Dáil Éireann - Volume 609 - 08 November, 2005

Written Answers. - Genetically Modified Organisms.

  478. Mr. Perry asked the Minister for Agriculture and Food if she will make a statement on correspondence (details supplied). [32545/05]

  Mary Coughlan: In Ireland responsibility for genetically modified foods comes under the aegis of the Food Safety Authority of Ireland and the Minister for Health and Children, while responsibility for the deliberate release of genetically modified organisms into the environment rests with the Environmental Protection Agency and the Minister for the Environment, Heritage and Local Government. My Department has responsibility for animal feed containing genetically modified organisms and the actual cultivation and coexistence of approved genetically modified crops.

In recent years a considerable amount of new legislation has been adopted by the European Parliament and the Council of Ministers aimed at strengthening the controls governing the approval, cultivation and use of genetically modified products and thereby ensuring that the highest standards are in place from a food safety and environmental aspect throughout the community.

The establishment of the European Food Safety Authority has provided further safeguards in that it gives the citizens of the EU an independent scientific body with responsibility for the assessment, advice and communication of any risk associated with genetically modified organisms.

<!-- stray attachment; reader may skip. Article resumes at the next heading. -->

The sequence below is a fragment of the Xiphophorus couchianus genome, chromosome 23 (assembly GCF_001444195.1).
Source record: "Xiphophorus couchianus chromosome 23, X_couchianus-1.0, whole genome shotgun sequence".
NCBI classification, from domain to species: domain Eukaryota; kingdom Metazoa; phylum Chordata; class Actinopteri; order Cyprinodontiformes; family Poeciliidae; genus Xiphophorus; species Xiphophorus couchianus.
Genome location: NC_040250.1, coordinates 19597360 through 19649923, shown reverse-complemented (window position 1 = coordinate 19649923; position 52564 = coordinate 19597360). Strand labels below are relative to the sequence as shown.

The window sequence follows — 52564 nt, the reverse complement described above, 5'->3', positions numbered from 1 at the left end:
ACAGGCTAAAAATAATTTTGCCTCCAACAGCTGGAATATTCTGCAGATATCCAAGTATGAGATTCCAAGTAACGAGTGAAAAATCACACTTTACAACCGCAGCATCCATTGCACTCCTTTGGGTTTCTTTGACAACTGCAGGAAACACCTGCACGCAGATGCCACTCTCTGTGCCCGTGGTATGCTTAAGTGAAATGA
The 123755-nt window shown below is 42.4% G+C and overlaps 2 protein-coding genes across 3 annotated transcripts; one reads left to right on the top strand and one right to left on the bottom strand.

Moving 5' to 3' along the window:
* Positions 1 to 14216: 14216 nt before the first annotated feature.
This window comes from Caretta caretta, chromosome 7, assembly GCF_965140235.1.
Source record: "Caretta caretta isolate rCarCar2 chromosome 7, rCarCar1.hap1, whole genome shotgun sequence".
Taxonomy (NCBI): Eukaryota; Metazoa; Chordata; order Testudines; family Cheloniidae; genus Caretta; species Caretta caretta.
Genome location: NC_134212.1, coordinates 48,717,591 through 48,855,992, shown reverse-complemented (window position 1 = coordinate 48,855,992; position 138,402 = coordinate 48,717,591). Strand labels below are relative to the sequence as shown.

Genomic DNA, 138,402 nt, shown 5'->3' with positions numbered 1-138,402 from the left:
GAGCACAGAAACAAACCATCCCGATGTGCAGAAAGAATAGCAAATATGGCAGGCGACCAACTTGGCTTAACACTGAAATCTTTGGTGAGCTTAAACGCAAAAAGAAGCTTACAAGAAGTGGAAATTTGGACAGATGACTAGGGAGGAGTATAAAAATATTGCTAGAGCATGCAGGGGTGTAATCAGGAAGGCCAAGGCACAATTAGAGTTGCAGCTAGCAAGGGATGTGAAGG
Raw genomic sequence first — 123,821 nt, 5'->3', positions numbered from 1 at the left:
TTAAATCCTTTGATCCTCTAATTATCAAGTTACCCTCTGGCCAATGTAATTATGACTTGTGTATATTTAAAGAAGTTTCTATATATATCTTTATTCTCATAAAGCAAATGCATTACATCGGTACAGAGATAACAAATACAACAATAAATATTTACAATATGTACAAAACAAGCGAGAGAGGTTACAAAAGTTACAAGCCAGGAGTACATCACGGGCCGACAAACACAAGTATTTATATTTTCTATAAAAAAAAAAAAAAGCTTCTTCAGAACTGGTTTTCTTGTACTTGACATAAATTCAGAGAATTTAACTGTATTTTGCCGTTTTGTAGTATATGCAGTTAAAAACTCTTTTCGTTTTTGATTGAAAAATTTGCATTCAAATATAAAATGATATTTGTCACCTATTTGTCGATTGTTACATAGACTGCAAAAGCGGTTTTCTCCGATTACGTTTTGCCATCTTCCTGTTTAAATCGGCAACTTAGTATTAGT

With regard to the Commission decision taken on 31 August, the authorisation granted for GT73 oilseed rape for use in animal feed was in accordance with the procedures set out in Directive 2001/18/EC which comes within the remit of the Environmental Protection Agency and the Department of the Environment, Heritage and Local Government.

While EU legislation governing genetically modified organisms is binding in all member states of the EU, member states are given subsidiarity in relation to coexistence between genetically modified and non-genetically modified crops, where they are allowed to draw up their own rules based on European Commission guidelines.

In 2004 an interdepartmental group comprised of representatives of the Department of Agriculture and Food, the Department of the Environment, Heritage and Local Government, Teagasc and the Environmental Protection Agency, was established to examine issues related to coexistence and to draw up rules for coexistence arrangements in Ireland. The group has recently submitted its report and recommendations. In drawing up the recommendations contained in the report, the group took on board the full range of factors surrounding the genetically modified organisms issue, that is, the principles laid down in the Commission guidelines on genetically modified organisms, coexistence, Government policy on genetically modified organisms, scientific issues, new developments in genetically modified organisms technology, the Irish crop production system and farm infrastructure and liability.

I will publish the report shortly and will invite observations on the recommendations in the report.